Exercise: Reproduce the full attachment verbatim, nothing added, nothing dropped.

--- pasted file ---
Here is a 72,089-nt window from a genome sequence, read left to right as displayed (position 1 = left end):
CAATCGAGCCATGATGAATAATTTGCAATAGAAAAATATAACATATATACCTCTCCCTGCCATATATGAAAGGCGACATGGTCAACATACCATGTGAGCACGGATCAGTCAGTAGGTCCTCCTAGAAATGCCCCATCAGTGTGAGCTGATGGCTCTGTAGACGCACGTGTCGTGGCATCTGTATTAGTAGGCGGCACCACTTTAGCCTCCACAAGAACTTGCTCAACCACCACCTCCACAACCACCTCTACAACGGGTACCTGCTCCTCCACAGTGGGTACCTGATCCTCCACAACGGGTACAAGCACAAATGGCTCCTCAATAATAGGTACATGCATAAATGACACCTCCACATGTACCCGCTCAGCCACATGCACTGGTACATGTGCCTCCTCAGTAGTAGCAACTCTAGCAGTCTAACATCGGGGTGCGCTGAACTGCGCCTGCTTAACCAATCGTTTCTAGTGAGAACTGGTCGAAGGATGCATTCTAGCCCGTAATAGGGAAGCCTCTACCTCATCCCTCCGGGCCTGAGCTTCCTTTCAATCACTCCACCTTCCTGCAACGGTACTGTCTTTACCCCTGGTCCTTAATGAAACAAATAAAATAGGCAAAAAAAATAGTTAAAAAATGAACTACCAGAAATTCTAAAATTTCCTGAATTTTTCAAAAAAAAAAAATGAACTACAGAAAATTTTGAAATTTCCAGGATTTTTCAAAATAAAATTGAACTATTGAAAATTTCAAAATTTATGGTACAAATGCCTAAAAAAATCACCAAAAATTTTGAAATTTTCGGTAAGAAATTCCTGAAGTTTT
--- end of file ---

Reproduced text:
Here is a 72,089-nt window from a genome sequence, read left to right as displayed (position 1 = left end):
CAATCGAGCCATGATGAATAATTTGCAATAGAAAAATATAACATATATACCTCTCCCTGCCATATATGAAAGGCGACATGGTCAACATACCATGTGAGCACGGATCAGTCAGTAGGTCCTCCTAGAAATGCCCCATCAGTGTGAGCTGATGGCTCTGTAGACGCACGTGTCGTGGCATCTGTATTAGTAGGCGGCACCACTTTAGCCTCCACAAGAACTTGCTCAACCACCACCTCCACAACCACCTCTACAACGGGTACCTGCTCCTCCACAGTGGGTACCTGATCCTCCACAACGGGTACAAGCACAAATGGCTCCTCAATAATAGGTACATGCATAAATGACACCTCCACATGTACCCGCTCAGCCACATGCACTGGTACATGTGCCTCCTCAGTAGTAGCAACTCTAGCAGTCTAACATCGGGGTGCGCTGAACTGCGCCTGCTTAACCAATCGTTTCTAGTGAGAACTGGTCGAAGGATGCATTCTAGCCCGTAATAGGGAAGCCTCTACCTCATCCCTCCGGGCCTGAGCTTCCTTTCAATCACTCCACCTTCCTGCAACGGTACTGTCTTTACCCCTGGTCCTTAATGAAACAAATAAAATAGGCAAAAAAAATAGTTAAAAAATGAACTACCAGAAATTCTAAAATTTCCTGAATTTTTCAAAAAAAAAAAATGAACTACAGAAAATTTTGAAATTTCCAGGATTTTTCAAAATAAAATTGAACTATTGAAAATTTCAAAATTTATGGTACAAATGCCTAAAAAAATCACCAAAAATTTTGAAATTTTCGGTAAGAAATTCCTGAAGTTTT